And what that means is that I had to take my career into my own hands.  And my advice for women is to do the same.  We can’t wait for someone else to show up and do it for us.  We have to do it for ourselves.  We have to figure out what it is we bring to the table and pursue it.  You need to get out there and ask for what you want.  No one is going to hand it to you.  You figure out what you’ve got and you work it.

It’s like when you get dressed in the morning – you don’t ask what the latest fashion is – you ask what looks good on you.  It’s the same with your careers – you figure out what you’re good at and you publicize it and promote it.  Being good at your job is not enough.

Kate

I think that is absolutely right.  I have talked with clients about how it is important to make sure that their managers understand just how much their clients and stakeholders love them.

Andi

I am familiar with the kind of work you do.  I used to be in HR, and I can tell you that HR advises the company to document, document, document.  So employees need to do it in reverse.  At all times.  Save your emails.  Save your praise.  Establish your value to your employer. If a client says you did great on something, ask the client to email your boss and say the same thing. That way, when it is annual review time, or promotion-decision time, you can walk in with documentation of what you’ve done.  You can build a case for yourself.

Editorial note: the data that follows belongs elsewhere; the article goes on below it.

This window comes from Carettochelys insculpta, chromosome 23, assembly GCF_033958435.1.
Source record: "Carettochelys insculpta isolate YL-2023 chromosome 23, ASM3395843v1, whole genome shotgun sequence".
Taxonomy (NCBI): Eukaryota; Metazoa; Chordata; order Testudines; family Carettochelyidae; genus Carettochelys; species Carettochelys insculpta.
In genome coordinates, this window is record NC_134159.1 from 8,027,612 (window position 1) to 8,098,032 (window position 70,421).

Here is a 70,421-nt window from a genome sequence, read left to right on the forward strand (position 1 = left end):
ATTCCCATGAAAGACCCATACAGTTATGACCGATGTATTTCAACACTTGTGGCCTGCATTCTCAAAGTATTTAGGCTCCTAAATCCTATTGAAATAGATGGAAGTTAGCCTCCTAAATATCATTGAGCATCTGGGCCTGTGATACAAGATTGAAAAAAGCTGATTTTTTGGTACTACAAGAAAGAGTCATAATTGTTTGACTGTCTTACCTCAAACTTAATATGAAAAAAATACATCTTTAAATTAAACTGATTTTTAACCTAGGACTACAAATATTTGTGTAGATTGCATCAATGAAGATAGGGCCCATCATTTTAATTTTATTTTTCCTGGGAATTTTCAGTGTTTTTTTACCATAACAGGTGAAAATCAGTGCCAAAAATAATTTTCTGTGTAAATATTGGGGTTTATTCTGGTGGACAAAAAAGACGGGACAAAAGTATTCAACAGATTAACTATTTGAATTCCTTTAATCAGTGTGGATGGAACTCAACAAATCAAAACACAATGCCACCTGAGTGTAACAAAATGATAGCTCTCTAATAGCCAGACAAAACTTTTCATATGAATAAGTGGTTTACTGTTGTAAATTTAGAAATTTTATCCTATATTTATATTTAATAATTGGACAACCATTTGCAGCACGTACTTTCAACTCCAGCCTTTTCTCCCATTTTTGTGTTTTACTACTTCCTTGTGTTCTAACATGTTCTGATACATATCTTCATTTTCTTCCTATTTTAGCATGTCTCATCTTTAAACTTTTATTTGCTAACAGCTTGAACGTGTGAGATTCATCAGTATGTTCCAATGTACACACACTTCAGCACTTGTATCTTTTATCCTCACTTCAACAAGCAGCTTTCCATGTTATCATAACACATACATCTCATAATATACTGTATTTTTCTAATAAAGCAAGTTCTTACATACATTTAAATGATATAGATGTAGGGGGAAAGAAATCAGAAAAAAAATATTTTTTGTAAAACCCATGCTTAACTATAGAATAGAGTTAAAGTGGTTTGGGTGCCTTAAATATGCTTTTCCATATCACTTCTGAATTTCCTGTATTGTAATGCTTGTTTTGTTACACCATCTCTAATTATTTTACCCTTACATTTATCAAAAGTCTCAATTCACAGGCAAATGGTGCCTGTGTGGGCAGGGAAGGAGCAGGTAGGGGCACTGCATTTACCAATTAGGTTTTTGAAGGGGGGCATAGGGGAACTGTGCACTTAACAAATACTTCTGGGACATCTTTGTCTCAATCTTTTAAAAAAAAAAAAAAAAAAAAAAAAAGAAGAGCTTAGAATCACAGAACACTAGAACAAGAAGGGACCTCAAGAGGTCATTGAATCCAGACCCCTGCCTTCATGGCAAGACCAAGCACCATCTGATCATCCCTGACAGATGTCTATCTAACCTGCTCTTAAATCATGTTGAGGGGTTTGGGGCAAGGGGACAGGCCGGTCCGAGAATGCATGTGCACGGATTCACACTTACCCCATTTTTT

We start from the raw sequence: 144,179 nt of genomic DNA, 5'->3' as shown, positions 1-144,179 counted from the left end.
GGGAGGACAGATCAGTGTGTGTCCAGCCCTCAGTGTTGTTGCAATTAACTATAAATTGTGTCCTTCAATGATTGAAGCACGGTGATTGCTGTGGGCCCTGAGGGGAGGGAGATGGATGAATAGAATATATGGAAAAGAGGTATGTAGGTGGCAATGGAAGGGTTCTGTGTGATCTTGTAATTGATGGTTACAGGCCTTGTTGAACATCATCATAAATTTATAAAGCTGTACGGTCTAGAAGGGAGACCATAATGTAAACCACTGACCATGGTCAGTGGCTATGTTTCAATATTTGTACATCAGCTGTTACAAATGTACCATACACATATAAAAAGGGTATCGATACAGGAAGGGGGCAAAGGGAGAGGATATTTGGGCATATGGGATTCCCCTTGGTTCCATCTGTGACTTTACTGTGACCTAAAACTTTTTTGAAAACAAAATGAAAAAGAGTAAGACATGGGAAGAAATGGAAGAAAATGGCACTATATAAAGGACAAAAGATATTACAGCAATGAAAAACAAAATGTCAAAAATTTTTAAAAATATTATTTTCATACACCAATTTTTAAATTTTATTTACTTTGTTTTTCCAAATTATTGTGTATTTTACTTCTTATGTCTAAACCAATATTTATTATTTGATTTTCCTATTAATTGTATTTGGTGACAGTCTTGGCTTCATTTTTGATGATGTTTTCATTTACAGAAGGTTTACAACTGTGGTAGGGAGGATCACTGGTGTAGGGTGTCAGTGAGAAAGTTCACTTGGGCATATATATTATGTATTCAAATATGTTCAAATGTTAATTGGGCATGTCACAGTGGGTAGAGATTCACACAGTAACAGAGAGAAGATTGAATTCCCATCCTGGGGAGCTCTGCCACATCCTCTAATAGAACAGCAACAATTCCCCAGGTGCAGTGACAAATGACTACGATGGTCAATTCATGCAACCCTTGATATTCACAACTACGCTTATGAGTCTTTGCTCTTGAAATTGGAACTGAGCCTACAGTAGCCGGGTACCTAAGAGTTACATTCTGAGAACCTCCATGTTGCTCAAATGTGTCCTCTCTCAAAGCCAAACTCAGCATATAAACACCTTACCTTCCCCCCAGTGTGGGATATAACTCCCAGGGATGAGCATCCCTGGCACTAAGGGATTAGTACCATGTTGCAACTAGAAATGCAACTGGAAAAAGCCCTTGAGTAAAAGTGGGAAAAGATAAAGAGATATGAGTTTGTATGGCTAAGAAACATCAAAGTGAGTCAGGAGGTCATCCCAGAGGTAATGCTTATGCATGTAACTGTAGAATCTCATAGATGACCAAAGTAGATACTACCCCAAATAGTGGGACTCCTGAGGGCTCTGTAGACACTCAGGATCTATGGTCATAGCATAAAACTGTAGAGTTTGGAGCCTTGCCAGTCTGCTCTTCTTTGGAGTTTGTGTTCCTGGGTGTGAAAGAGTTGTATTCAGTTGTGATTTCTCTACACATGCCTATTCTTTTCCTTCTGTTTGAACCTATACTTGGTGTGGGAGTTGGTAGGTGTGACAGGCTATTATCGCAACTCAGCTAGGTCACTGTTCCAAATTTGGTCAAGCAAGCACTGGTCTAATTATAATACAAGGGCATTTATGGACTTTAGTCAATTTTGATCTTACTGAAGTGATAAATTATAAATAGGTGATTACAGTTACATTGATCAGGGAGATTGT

*  *  *  *  *

I think this is great advice, especially for women.  Ideally, the employer would take note of the successes of women just as much as it does the successes of men.  But, sadly, that’s not always the case.  Men in management will often mentor and sponsor men who are like them.  In Andi’s words, men who already fit the suit.  For more advice on building a case for yourself, check out my interview with Anne Collier.

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Kate Mueting

Kate Mueting

Kate Mueting dedicates her working hours in the DC office of Sanford Heisler, LLP to advocating on behalf of women and to speaking on issues of pay equity and gender fairness.  Because she cares about it a ton, Kate also manages to talk about gender equity during non-working hours, although this is liberally sprinkled with references to her home state of Iowa and to her selection as Rookie of the Year by Nebraska’s marching band.